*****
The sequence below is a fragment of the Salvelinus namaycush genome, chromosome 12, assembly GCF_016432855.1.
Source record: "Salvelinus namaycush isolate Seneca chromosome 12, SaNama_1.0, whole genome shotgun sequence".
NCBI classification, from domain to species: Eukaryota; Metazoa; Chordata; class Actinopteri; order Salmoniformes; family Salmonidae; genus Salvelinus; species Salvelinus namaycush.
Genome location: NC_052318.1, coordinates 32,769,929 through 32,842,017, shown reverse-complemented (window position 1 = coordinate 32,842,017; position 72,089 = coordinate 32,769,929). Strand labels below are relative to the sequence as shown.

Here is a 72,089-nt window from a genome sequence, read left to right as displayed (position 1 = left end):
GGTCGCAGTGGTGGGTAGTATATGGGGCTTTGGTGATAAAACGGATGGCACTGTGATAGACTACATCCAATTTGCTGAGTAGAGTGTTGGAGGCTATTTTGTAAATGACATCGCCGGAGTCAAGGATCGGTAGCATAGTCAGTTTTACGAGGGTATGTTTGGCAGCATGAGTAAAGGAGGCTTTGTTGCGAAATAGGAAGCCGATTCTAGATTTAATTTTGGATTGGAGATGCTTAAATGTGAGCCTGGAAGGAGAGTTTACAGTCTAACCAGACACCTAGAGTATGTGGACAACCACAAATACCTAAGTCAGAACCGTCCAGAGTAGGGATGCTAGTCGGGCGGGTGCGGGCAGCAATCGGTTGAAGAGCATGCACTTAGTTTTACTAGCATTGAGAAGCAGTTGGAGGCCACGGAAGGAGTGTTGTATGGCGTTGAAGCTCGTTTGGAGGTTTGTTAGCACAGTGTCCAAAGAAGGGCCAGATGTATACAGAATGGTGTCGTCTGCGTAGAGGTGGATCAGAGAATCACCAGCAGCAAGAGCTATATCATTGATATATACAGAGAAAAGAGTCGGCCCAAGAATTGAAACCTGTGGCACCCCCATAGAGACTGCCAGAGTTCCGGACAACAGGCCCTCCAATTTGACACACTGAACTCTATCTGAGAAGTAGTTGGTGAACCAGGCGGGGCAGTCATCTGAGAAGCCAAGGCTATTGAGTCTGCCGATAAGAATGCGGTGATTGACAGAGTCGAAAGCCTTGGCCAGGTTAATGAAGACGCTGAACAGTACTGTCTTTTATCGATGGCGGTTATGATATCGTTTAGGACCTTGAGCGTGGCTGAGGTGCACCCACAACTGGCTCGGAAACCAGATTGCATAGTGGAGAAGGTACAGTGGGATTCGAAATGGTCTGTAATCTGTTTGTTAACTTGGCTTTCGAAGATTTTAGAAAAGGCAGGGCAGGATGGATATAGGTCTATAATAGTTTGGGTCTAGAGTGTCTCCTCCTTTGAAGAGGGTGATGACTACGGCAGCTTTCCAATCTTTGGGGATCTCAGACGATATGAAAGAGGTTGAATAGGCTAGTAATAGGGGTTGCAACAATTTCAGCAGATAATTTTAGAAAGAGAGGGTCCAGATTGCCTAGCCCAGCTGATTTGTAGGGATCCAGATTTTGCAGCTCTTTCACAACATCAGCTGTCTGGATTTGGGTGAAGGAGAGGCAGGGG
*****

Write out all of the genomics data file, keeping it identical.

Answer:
The sequence below is a fragment of the Salvelinus namaycush genome, chromosome 12, assembly GCF_016432855.1.
Source record: "Salvelinus namaycush isolate Seneca chromosome 12, SaNama_1.0, whole genome shotgun sequence".
NCBI classification, from domain to species: Eukaryota; Metazoa; Chordata; class Actinopteri; order Salmoniformes; family Salmonidae; genus Salvelinus; species Salvelinus namaycush.
Genome location: NC_052318.1, coordinates 32,769,929 through 32,842,017, shown reverse-complemented (window position 1 = coordinate 32,842,017; position 72,089 = coordinate 32,769,929). Strand labels below are relative to the sequence as shown.

Here is a 72,089-nt window from a genome sequence, read left to right as displayed (position 1 = left end):
GGTCGCAGTGGTGGGTAGTATATGGGGCTTTGGTGATAAAACGGATGGCACTGTGATAGACTACATCCAATTTGCTGAGTAGAGTGTTGGAGGCTATTTTGTAAATGACATCGCCGGAGTCAAGGATCGGTAGCATAGTCAGTTTTACGAGGGTATGTTTGGCAGCATGAGTAAAGGAGGCTTTGTTGCGAAATAGGAAGCCGATTCTAGATTTAATTTTGGATTGGAGATGCTTAAATGTGAGCCTGGAAGGAGAGTTTACAGTCTAACCAGACACCTAGAGTATGTGGACAACCACAAATACCTAAGTCAGAACCGTCCAGAGTAGGGATGCTAGTCGGGCGGGTGCGGGCAGCAATCGGTTGAAGAGCATGCACTTAGTTTTACTAGCATTGAGAAGCAGTTGGAGGCCACGGAAGGAGTGTTGTATGGCGTTGAAGCTCGTTTGGAGGTTTGTTAGCACAGTGTCCAAAGAAGGGCCAGATGTATACAGAATGGTGTCGTCTGCGTAGAGGTGGATCAGAGAATCACCAGCAGCAAGAGCTATATCATTGATATATACAGAGAAAAGAGTCGGCCCAAGAATTGAAACCTGTGGCACCCCCATAGAGACTGCCAGAGTTCCGGACAACAGGCCCTCCAATTTGACACACTGAACTCTATCTGAGAAGTAGTTGGTGAACCAGGCGGGGCAGTCATCTGAGAAGCCAAGGCTATTGAGTCTGCCGATAAGAATGCGGTGATTGACAGAGTCGAAAGCCTTGGCCAGGTTAATGAAGACGCTGAACAGTACTGTCTTTTATCGATGGCGGTTATGATATCGTTTAGGACCTTGAGCGTGGCTGAGGTGCACCCACAACTGGCTCGGAAACCAGATTGCATAGTGGAGAAGGTACAGTGGGATTCGAAATGGTCTGTAATCTGTTTGTTAACTTGGCTTTCGAAGATTTTAGAAAAGGCAGGGCAGGATGGATATAGGTCTATAATAGTTTGGGTCTAGAGTGTCTCCTCCTTTGAAGAGGGTGATGACTACGGCAGCTTTCCAATCTTTGGGGATCTCAGACGATATGAAAGAGGTTGAATAGGCTAGTAATAGGGGTTGCAACAATTTCAGCAGATAATTTTAGAAAGAGAGGGTCCAGATTGCCTAGCCCAGCTGATTTGTAGGGATCCAGATTTTGCAGCTCTTTCACAACATCAGCTGTCTGGATTTGGGTGAAGGAGAGGCAGGGG